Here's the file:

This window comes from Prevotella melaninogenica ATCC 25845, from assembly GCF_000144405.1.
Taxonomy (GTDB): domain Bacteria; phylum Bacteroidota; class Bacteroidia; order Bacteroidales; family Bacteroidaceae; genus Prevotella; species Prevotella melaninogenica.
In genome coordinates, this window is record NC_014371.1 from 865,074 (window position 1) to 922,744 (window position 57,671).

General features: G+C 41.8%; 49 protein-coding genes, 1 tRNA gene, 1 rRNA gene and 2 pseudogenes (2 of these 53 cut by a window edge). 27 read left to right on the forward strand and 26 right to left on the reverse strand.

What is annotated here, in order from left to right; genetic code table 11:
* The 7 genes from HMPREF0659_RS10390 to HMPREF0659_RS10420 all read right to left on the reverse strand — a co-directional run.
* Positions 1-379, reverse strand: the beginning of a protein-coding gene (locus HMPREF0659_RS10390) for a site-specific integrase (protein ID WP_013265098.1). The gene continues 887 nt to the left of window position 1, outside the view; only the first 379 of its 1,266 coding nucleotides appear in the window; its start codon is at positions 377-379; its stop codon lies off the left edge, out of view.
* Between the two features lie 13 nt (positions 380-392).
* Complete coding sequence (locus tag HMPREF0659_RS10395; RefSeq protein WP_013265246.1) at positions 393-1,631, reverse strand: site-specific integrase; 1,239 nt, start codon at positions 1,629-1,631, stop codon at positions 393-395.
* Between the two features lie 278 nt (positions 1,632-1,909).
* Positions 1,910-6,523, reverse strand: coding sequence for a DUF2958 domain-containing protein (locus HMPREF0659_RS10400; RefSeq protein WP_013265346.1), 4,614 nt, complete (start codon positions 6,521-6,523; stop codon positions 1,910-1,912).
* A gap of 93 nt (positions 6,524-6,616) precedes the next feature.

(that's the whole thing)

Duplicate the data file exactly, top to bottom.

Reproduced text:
This window comes from Prevotella melaninogenica ATCC 25845, from assembly GCF_000144405.1.
Taxonomy (GTDB): domain Bacteria; phylum Bacteroidota; class Bacteroidia; order Bacteroidales; family Bacteroidaceae; genus Prevotella; species Prevotella melaninogenica.
In genome coordinates, this window is record NC_014371.1 from 865,074 (window position 1) to 922,744 (window position 57,671).

General features: G+C 41.8%; 49 protein-coding genes, 1 tRNA gene, 1 rRNA gene and 2 pseudogenes (2 of these 53 cut by a window edge). 27 read left to right on the forward strand and 26 right to left on the reverse strand.

What is annotated here, in order from left to right; genetic code table 11:
* The 7 genes from HMPREF0659_RS10390 to HMPREF0659_RS10420 all read right to left on the reverse strand — a co-directional run.
* Positions 1-379, reverse strand: the beginning of a protein-coding gene (locus HMPREF0659_RS10390) for a site-specific integrase (protein ID WP_013265098.1). The gene continues 887 nt to the left of window position 1, outside the view; only the first 379 of its 1,266 coding nucleotides appear in the window; its start codon is at positions 377-379; its stop codon lies off the left edge, out of view.
* Between the two features lie 13 nt (positions 380-392).
* Complete coding sequence (locus tag HMPREF0659_RS10395; RefSeq protein WP_013265246.1) at positions 393-1,631, reverse strand: site-specific integrase; 1,239 nt, start codon at positions 1,629-1,631, stop codon at positions 393-395.
* Between the two features lie 278 nt (positions 1,632-1,909).
* Positions 1,910-6,523, reverse strand: coding sequence for a DUF2958 domain-containing protein (locus HMPREF0659_RS10400; RefSeq protein WP_013265346.1), 4,614 nt, complete (start codon positions 6,521-6,523; stop codon positions 1,910-1,912).
* A gap of 93 nt (positions 6,524-6,616) precedes the next feature.